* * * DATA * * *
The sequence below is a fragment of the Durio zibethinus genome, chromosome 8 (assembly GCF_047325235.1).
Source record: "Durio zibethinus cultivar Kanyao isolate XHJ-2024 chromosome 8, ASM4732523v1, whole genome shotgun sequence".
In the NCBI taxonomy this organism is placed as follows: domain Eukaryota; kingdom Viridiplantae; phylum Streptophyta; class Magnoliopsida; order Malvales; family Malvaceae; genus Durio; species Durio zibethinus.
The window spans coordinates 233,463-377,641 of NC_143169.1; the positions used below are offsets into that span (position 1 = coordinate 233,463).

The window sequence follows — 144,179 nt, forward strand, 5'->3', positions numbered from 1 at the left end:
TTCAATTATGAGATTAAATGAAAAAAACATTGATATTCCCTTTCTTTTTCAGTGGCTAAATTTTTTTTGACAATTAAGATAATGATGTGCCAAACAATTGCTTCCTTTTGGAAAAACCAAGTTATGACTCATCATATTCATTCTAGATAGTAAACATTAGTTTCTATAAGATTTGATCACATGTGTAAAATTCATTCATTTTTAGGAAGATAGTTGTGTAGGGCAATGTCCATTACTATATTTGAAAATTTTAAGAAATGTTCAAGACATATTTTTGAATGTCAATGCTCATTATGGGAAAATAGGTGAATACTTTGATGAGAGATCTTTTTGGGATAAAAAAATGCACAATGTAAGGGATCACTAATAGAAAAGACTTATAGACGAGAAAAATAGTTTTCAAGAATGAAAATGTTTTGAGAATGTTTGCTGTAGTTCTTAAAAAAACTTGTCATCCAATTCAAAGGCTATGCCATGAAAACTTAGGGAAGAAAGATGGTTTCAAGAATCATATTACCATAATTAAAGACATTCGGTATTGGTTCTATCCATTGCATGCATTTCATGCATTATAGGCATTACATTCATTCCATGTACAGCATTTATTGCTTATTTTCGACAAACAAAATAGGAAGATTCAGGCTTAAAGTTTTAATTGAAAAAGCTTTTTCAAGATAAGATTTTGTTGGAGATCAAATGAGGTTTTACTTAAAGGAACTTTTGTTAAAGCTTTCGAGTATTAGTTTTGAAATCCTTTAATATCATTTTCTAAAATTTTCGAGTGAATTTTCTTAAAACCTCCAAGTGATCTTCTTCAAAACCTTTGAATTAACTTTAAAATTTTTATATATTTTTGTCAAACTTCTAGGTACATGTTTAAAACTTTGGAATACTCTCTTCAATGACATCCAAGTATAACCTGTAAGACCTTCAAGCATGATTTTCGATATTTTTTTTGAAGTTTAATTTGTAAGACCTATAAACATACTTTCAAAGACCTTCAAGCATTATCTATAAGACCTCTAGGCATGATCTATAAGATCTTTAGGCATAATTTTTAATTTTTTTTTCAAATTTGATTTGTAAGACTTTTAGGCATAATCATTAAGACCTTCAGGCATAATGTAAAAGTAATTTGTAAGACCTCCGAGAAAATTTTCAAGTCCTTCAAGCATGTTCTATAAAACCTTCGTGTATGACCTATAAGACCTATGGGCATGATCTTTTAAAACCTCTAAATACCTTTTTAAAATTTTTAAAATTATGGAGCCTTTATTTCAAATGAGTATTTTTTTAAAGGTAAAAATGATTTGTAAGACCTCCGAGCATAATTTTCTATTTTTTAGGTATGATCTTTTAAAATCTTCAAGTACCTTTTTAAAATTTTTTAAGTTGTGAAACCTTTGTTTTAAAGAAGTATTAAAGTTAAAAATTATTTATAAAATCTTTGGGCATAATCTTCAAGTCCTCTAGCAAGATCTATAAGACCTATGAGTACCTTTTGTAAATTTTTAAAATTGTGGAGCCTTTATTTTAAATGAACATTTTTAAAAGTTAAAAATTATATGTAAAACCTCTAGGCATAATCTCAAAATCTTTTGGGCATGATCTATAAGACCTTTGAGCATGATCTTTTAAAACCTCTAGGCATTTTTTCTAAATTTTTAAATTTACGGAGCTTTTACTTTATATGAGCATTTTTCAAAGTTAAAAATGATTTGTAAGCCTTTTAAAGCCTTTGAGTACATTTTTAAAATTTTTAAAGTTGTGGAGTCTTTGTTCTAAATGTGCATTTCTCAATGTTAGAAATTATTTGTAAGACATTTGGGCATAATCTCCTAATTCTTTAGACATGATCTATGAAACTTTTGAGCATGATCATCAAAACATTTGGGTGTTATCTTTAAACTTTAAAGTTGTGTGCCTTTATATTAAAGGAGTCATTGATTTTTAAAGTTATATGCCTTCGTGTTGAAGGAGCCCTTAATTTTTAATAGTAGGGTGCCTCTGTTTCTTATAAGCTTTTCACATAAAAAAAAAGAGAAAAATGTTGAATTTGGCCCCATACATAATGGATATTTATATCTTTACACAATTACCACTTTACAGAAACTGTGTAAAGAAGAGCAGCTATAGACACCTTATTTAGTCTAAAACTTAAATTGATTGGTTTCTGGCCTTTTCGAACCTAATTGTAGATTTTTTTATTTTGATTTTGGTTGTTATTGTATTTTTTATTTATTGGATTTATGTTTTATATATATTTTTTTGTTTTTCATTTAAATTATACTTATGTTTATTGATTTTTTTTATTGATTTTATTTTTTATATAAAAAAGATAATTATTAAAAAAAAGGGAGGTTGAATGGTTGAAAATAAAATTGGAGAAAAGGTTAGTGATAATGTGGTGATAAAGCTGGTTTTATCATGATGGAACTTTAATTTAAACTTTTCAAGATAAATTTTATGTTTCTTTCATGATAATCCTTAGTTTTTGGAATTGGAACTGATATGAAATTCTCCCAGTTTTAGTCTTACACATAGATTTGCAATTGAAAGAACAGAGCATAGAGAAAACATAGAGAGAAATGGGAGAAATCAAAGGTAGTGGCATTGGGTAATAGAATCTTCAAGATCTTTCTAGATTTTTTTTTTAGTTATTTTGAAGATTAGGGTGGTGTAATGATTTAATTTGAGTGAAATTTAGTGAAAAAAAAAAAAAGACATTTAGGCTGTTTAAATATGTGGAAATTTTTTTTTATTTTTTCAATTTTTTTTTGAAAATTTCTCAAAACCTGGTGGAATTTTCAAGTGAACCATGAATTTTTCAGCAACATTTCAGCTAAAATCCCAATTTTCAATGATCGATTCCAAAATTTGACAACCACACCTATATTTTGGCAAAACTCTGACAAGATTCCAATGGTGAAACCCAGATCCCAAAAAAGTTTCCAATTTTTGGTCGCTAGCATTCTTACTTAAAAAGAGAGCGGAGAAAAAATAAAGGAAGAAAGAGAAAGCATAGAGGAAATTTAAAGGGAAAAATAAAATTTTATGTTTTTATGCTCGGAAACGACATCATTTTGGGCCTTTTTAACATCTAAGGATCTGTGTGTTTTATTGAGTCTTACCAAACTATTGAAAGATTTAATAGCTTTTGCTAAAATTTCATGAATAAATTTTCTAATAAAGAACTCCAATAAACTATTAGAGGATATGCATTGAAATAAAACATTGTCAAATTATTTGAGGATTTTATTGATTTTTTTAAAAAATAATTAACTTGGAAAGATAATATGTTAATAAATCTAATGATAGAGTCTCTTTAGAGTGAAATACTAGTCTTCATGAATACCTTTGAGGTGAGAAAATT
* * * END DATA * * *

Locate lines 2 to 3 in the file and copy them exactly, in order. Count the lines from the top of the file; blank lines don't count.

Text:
Source record: "Durio zibethinus cultivar Kanyao isolate XHJ-2024 chromosome 8, ASM4732523v1, whole genome shotgun sequence".
In the NCBI taxonomy this organism is placed as follows: domain Eukaryota; kingdom Viridiplantae; phylum Streptophyta; class Magnoliopsida; order Malvales; family Malvaceae; genus Durio; species Durio zibethinus.